It’s only my third column of the semester, and I am already wracking my brains to think of something to write about. If I want to write about current events, my options are Trump’s newly certified education secretary, Trump’s deluge of executive orders or Trump’s daily feuds playing out on Twitter.
If I want to write about events on campus, the most relevant happenings are related to the immigration ban and national events. If I want to write about personal events in my life, it all feels trivial in contrast to happenings in the larger world. An orange specter looms large, washing out all beneath it.
Sitting in front of my computer, I started wondering to myself: When was the last time I went a day without thinking about Donald Trump?
Maybe my addiction to news media is to blame. The man makes for good television, like the villain on a Saturday morning cartoon or a pop culture parody. But I suspect that many are in the same boat as I am. The sheer amount of noise coming out of the White House makes it difficult to distinguish meaningful sound from bluster.
I have suspicions that Trump and his administration are throwing inflammatory statement after inflammatory statement, executive orders and twitter feuds, so that we, the populace, become numb to the deluge. I’d argue that even if it isn’t a calculated move on Trump’s and his administration’s part, it does create an atmosphere that suggests sustained resistance and backlash are futile. It also forces the public to constantly fact-check. Trump insists that The New York Times, CNN and other reputable news outlets are “fake news,” and that “Any negative polls are fake news.”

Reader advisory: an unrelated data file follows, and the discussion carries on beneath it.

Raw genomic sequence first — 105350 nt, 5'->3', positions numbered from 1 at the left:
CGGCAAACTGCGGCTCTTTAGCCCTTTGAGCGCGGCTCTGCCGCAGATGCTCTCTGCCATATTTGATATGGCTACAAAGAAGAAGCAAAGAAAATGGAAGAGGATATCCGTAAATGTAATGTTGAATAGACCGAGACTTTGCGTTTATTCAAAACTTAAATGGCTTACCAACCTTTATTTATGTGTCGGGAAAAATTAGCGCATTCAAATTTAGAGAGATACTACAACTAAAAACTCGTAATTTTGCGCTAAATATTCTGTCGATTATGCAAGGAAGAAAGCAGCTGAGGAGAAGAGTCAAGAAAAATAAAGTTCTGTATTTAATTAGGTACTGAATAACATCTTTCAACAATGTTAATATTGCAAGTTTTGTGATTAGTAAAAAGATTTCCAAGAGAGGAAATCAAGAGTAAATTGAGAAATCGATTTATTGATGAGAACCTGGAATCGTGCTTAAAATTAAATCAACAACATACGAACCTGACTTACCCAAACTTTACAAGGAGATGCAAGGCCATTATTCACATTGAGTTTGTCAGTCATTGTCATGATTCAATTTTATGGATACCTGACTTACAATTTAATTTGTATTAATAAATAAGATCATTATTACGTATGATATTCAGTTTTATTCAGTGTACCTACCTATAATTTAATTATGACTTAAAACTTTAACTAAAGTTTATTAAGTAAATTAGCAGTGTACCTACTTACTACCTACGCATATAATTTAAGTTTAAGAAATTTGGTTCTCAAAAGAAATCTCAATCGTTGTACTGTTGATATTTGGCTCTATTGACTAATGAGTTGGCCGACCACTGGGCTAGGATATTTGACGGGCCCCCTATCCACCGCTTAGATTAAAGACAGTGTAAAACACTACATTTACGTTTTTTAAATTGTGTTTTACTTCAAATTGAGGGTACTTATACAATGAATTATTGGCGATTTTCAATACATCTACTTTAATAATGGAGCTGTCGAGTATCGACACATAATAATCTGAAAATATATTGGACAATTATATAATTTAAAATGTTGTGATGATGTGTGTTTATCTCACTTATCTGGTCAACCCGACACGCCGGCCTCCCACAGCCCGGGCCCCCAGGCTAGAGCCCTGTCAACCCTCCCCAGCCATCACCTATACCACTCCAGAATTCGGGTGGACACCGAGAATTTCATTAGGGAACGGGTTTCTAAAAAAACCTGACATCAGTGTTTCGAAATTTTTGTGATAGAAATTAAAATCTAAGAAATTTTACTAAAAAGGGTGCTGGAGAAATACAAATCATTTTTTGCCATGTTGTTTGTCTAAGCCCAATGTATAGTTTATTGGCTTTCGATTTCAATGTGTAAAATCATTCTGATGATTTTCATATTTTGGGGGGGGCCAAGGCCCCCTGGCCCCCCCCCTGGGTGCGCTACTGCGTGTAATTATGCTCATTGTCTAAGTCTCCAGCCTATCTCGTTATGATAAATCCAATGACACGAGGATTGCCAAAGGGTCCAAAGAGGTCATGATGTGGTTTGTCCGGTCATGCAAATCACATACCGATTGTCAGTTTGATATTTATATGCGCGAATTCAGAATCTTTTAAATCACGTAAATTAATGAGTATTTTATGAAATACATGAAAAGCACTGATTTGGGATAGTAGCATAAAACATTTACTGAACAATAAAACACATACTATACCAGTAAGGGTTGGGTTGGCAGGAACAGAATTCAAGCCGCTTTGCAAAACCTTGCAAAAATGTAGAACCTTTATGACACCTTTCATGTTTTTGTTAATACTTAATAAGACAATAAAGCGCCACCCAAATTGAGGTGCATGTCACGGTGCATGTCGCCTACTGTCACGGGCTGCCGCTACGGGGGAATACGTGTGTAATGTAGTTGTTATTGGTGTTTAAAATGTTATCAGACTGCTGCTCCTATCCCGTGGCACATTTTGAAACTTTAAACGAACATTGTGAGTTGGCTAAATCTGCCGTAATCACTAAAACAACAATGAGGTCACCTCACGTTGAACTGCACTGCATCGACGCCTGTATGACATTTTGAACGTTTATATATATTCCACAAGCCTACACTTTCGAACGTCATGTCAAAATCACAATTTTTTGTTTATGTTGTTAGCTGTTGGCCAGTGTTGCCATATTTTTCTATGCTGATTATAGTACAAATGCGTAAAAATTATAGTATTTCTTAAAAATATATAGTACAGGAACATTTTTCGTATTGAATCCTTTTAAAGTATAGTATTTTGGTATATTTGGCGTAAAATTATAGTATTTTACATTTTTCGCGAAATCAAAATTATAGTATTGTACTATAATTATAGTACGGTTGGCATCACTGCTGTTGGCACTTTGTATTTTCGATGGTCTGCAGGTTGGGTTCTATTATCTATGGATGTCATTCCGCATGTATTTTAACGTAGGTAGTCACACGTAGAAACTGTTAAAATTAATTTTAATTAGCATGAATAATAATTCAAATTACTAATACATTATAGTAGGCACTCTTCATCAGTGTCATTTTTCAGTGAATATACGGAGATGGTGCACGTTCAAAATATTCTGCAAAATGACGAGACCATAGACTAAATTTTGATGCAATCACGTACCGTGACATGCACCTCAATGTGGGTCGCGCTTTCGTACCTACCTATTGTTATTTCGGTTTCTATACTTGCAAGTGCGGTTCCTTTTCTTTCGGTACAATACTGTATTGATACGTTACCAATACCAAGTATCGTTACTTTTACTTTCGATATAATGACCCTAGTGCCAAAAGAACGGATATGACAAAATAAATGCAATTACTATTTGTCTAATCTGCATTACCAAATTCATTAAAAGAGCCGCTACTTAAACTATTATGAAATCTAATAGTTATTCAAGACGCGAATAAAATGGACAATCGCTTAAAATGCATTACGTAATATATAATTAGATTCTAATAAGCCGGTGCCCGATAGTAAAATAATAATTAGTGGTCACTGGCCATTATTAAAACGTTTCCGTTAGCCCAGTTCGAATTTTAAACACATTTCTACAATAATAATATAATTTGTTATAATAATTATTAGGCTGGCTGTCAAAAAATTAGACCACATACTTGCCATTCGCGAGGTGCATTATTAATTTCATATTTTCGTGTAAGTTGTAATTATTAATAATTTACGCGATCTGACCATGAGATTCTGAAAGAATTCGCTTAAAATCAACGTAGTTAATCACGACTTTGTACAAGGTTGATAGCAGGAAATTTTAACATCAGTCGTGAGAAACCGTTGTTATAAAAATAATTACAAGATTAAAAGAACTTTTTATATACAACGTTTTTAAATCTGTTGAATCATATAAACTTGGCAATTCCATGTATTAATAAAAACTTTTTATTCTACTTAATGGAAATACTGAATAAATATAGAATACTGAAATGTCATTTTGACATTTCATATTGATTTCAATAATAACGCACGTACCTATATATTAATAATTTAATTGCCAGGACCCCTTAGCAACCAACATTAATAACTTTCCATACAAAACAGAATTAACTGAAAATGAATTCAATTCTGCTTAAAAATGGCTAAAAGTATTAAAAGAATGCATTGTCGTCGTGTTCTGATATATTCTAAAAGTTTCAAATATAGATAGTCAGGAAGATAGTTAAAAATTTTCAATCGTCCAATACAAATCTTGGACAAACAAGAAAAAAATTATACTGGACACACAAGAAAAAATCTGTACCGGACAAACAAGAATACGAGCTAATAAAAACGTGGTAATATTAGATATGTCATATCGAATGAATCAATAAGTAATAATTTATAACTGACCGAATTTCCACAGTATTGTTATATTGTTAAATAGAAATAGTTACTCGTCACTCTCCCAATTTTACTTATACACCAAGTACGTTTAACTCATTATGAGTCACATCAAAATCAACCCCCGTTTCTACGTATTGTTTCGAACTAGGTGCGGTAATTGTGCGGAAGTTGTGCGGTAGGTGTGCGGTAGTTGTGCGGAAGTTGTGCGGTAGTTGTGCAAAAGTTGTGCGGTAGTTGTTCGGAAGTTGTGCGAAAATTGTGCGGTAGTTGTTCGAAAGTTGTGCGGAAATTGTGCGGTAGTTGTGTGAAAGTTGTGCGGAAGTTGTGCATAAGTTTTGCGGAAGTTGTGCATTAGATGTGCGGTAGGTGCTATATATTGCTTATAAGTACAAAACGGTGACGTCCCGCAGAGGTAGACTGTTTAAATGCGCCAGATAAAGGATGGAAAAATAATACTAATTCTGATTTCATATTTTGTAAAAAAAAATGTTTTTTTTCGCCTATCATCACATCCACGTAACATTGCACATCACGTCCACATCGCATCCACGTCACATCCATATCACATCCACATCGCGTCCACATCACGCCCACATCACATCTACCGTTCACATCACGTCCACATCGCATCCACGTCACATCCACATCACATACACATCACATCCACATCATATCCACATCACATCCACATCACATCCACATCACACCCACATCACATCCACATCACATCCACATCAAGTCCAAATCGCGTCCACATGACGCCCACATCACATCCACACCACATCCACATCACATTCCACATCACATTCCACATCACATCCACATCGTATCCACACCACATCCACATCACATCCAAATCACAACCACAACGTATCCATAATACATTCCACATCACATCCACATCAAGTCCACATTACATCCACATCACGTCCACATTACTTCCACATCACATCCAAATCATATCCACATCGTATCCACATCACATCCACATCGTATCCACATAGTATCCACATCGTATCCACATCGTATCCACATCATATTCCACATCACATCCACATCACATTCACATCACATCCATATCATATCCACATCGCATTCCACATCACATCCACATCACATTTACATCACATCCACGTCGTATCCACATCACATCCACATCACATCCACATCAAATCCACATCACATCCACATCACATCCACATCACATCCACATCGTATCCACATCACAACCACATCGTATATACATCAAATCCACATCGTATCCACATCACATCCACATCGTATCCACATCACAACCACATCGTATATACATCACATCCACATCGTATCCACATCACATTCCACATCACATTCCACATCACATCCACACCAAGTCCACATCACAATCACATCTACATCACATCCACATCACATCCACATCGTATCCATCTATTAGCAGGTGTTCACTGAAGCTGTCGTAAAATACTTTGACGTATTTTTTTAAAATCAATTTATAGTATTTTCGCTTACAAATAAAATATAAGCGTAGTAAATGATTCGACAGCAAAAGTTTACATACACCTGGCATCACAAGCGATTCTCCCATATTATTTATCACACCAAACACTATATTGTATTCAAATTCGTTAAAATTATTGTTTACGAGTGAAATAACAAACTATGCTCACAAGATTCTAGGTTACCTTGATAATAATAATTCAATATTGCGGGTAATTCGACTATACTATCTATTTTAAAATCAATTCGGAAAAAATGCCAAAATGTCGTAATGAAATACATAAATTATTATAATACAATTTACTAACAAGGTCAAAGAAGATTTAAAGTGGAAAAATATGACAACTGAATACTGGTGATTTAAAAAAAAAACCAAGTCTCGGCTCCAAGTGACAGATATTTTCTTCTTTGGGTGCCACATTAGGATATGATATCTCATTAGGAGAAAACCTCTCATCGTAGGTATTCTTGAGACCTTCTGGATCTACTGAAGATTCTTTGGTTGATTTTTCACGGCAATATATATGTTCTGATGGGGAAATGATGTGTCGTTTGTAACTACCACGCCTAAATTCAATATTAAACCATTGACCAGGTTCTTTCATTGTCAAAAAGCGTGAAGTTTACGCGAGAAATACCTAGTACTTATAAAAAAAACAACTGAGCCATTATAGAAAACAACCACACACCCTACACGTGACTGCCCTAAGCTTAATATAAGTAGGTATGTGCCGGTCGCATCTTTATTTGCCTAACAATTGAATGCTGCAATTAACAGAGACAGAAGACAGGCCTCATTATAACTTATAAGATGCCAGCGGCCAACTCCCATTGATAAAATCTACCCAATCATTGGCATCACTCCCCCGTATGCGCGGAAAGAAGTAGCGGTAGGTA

Which brings me to my second point. Has the news, the fact-checking and the White House propaganda actually swayed anyone’s opinion left or right? Are the majority of Trump supporters changing their mind, when faced with data?
We in the 21st century, with our information just a click or swipe away, suffer from a particularly novel problem. Perhaps we also are a culture that exemplifies how decisions are emotional, not rational, and how when minds are made up, they are not so quickly changed. Access to information does not mean a person will make more informed decisions.
Information overload and information fatigue are particularly relevant in regard to the politcal climate today. When faced with more data than can be processed, a person does not make better decisions, and in fact quite probably will make worse decisions.
Too much information without explanation of how the information works, or without trustworthy sources, is as useless as too little information.
This is the responsibility of the news media: to parse the data into manageable narratives that the recipient trusts and can use to formulate an opinion. I would argue that the news media — as a whole, although there are exceptions — has failed in delivering meaningful information in a format that actually succeeds in changing people’s minds.
This isn’t news, but I believe it to be a statement worth saying in light of the coverage surrounding the current administration. It is excessive to a perhaps unnecessary degree.
Yet I cannot really fault or chastise news organizations for their coverage. They find themselves between a rock and a hard place: If everything is outrageous, it must all be reported, but if everything is outrageous, nothing is.
As unsatisfactory as it might be, I have no solid conclusions to draw here, none that would not be a gross oversimplification unless I was to take an extra thousand words or so to explain them. Likewise, I suspect that the current political landscape and the media surrounding it will, like so many other historical events, seem clearer in hindsight.
More than anything else, I think Donald Trump’s Twitter and his saturation in the media was the logical conclusions of two trends: the dispersal of news into infotainment and its polarization into niche groups that serve as information bubbles. And neither of these trends bode well for the next four years.
ISABEL KIM is a College junior from Warren, N.J., studying English and fine arts. Her email address is firstname.lastname@example.org. “It Keeps Happening” usually appears every other Thursday.
All comments eligible for publication in Daily Pennsylvanian, Inc. publications.